RICHARD HIGGINS: I would think
because, if you look at the scope of the US, the diverse
educational opportunities that are within all of the
universities and colleges within our country. I also think location. A lot of international students
have certain specific regions that they would like
to attend, whether it’s the South, whether it’s the
Northeast, whether it’s the West Coast. So I do think that
we have a wide range of locations that international
students prefer. Whatever country you
are in Europe, wherever else in the world. You need to start at a place
where you get the people that have the tools and the ability
to say, let’s ask you some basic questions. And they’ll discern where is
the best place for you to start looking. So I would think that
Education USA is the first stop. I also think you can do the
internet, websites. We’ve also developed, cultivated
our websites so that you can get additional
information. But that would be
my first stop. I work at a public university. And I think that a lot of us
have heard about the Ivy Leagues, in terms of, certainly,
Princeton, and Harvard, and all the rest. And
an Ivy League education is superb and wonderful. And if you could afford it, and
if you can get into those particular admission
areas, great. But there’s some wonderful
educational outcomes from public universities that
sometimes I think the myth is private is better than public. Both are very good. And I do think that we are– Really, I would say, we can give
you a private education at a very affordable cost with
outstanding outcomes. Again, I think an Education USA
counsellor can help that, or maybe someone’s secondary
school counselor. But programmatically, people
choose a place because you have the major or majors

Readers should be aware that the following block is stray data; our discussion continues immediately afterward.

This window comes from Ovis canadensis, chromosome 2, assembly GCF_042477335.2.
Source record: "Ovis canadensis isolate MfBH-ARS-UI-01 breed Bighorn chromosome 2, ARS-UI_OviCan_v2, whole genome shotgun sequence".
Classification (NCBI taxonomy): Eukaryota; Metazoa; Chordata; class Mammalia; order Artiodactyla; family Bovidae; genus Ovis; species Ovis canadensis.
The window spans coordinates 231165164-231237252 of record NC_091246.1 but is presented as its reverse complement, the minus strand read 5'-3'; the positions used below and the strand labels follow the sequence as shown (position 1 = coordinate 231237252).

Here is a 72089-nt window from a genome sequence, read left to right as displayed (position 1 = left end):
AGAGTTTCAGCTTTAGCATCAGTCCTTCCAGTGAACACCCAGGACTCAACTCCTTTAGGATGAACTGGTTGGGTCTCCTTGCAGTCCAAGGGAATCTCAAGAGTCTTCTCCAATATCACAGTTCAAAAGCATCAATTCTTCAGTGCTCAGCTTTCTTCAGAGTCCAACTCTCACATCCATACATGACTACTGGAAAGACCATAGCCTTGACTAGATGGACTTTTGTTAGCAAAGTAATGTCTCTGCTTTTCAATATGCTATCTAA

that I’m interested in. The reputation of that
particular program of study. Everyone has different
inside interests. Accreditations. Size. Do you want a really large
university, over 15,000? Or do you want a small, intimate
one, which would be about probably 2,000 or less? Do you want to be in an urban
area, in terms of a city? Do you want to be in a more
rural or suburban? So these are some
natural way– Do you like snow? Would you rather
get a sunburn? There are some silly things. And I also think internationals
select institutions based on family,
relatives, or friends who live close by or in a travel distance
where they get to somebody within two hours. In terms of testing, we’re
really looking for the TOEFL. We’re looking for a score of 76,
usually, in terms of the undergraduate level. 81 at the graduate level. We will take the IB Higher
Level, in terms of looking at that as well. So we do require to make sure
that you have English competency, because
of the rigor that’s within our classroom. We do have an English
bridge program. So if you fall below that and
yet you still have interest in our institution, we could make
a recommendation to come into our bridge program for a
semester, sometimes even for a year, where we will build up on
your English proficiency. And then, we’ll mainstream
you into the classroom. But those are the standardized
test scores that we’re looking for. Well, we’re really looking
at that secondary school transcript, if you’re
freshman applicant. If you are a transfer looking
at that school that you attended, that college or
university, we want to make sure that your grades are above
average, basically. So average to above average
to excellent. And every country has a
different grading system. So it’s difficult for me to tell
you specifically that. But the top factor is to make
sure you have the academic foundation for the rigor